- Between Shades of Gray by Ruta Sepetys
- Room by Emma Donoghue
- Me and Earl And The Dying Girl by Jesse Andrews
- Aristotle and Dante Discover The Secrets of The Universe by Benjamin Alire Saenz
- The Miraculous Journey of Edward Tulane by Kate DiCamillo
- The Book Thief by Markus Zusak
- More Than This by Patrick Ness
These are some of the books I have truly enjoyed so I keep them to relive certain plot moments. Most especially my all-time favorite, Patrick Ness’s More Than This. This book gave me all the shock, goosebumps and realizations that has truly sunk into my bookish soul forever. The other books I keep because I feel all their uniqueness emanate from their story lines, plus the characters are truly remarkable.
However, one series I’ve read but still don’t own and would really want to have is the Legend series by Marie Lu. I am still trying to figure out how I’ll buy the series as I am trying to keep up with the good book buys for this year and the past (i.e. Ruta Sepetys, Anna and The Swallow Man, etc.). I just hope I can grab a copy of the series this year.
(Note: One might notice that I blabber too much about the Legend series. It’s because it’s that damn good, so you should read it too!)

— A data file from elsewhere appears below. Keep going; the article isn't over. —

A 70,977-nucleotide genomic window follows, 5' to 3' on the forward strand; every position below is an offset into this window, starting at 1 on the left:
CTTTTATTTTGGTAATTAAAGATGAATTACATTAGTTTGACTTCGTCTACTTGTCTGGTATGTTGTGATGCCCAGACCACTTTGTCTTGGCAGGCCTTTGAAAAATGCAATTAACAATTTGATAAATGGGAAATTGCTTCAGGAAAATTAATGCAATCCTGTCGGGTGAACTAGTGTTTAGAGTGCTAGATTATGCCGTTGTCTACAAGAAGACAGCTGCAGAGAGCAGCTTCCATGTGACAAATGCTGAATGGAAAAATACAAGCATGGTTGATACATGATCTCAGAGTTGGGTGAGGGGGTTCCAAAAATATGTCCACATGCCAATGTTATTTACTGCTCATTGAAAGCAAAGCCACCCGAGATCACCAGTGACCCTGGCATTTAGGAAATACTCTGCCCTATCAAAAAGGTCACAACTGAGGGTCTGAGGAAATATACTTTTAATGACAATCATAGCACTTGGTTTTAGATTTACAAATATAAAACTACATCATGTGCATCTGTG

Exhibit C: “The Lair of the Unread”
- The Chronicles of Narnia by C.S. Lewis
- Tutubi, Tutubi, Wag Magpapahuli sa Mamang Salbahe by Jun Cruz Reyes
- The Glass Castle by Jeanette Walls
- The Graveyard Book by Neil Gaiman
- Harry Potter and The Philosopher’s Stone by J.K. Rowling
- Wuthering Heights by Emily Bronte
- The Picture of Dorian Gray by Oscar Wilde
- The Shock of The Fall by Nathan Filer
- 1984 by George Orwell (in two copies)
- All The Light We Cannot See by Anthony Doerr
- The Stories of Edgar Allan Poe
- Pride and Prejudice by Jane Austen
- Simon vs. The Homo Sapiens Agenda by Becky Albertalli
- Another Day by David Levithan
- Struck by Lightning by Chris Colfer
These are the highlights of my unread books (the list is too long to be compressed in a photo collage) and I, myself, cannot believe I’m eons behind my TBR pile. (Read: “The Matter of ‘The Great TBR'”)